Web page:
Periorbital infections secondary to methicillin-resistant Staphylococcus aureus

June 1, 2007

With periorbital soft-tissue infections on the increase due to methicillin-resistant Staphylococcus aureus (MRSA), physicians must be suspicious of MRSA and aware of local resistance profiles in order to treat these infections effectively.

Key Points

Dr. Levinson, a fellow in the cornea service at Wills Eye at Jefferson, Philadelphia, presented findings from a small retrospective study at the American Academy of Ophthalmology annual meeting. The senior author of the study was Sajeev S. Kathuria, MD, FACS, director of oculoplastics service, University of Maryland, Baltimore.

Lid/brow was the most common site of infection in all patients. Among those with an MRSA infection, eight had lid or brow abscesses, one had panophthalmitis as well as a lid abscess, one had a lacrimal gland abscess, and one had an infected orbital implant.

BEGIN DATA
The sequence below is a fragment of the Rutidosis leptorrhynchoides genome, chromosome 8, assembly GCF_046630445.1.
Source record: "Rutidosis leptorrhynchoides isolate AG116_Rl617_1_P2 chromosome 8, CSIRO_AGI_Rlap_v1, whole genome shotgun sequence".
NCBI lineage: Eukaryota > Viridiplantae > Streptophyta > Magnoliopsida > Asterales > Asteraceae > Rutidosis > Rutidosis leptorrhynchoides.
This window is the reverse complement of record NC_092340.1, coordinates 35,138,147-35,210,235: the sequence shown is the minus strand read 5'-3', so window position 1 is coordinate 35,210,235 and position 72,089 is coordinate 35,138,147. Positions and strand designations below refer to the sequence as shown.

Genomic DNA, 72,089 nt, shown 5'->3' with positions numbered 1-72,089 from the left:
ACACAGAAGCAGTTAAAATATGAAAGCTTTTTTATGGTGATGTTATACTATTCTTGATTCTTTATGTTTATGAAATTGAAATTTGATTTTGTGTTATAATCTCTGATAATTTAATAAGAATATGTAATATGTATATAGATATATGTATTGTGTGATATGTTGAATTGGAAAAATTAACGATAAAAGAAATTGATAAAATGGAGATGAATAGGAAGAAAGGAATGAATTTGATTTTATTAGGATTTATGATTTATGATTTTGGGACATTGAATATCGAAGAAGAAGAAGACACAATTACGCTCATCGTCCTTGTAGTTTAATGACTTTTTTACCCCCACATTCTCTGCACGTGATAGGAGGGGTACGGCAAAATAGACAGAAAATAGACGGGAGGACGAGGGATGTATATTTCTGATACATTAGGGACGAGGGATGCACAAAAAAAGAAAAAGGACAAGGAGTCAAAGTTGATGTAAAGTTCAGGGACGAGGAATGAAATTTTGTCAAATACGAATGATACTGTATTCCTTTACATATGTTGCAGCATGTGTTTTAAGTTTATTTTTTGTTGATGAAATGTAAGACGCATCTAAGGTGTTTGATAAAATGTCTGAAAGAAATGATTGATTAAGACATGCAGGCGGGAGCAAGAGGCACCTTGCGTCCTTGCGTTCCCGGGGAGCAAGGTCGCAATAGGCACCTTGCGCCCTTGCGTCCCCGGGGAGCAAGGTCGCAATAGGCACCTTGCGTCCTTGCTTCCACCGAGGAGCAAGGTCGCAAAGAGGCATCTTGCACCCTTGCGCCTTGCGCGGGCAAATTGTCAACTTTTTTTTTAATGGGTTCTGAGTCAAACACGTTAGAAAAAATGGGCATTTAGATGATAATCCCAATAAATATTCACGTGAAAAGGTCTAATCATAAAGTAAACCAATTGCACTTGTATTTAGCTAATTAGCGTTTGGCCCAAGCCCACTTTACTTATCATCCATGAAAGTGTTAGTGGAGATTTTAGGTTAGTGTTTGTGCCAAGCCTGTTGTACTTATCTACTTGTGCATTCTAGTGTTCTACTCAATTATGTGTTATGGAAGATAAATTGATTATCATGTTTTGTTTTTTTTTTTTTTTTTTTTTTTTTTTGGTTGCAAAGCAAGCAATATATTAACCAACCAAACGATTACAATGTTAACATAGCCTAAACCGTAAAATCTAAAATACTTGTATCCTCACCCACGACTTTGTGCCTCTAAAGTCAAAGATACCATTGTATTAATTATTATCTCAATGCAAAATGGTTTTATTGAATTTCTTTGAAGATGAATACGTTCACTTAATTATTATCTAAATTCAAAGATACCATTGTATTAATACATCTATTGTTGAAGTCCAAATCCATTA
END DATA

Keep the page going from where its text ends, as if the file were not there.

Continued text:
One of the patients with MSSA had a lid or brow abscess and one had a subperiosteal abscess. Both patients with an unknown cause of infection had lid or brow abscesses.

Irrigation and debridement (I/D) was the most commonly used management approach for patients with MRSA and was performed on eight individuals, Dr. Levinson reported. One patient underwent enucleation, one underwent explantation of an orbital implant, and one received medical treatment only. One MSSA patient underwent I/D and one had medical therapy; both patients with unknown cultures had I/D.

MRSA was classified as health care-associated in the study if the culture was identified after 48 hours of admission; the patient had been hospitalized, had surgery or dialysis, or had been in long-term care within 1 year of the culture; or the patient had a permanent indwelling catheter or a known prior positive MRSA culture.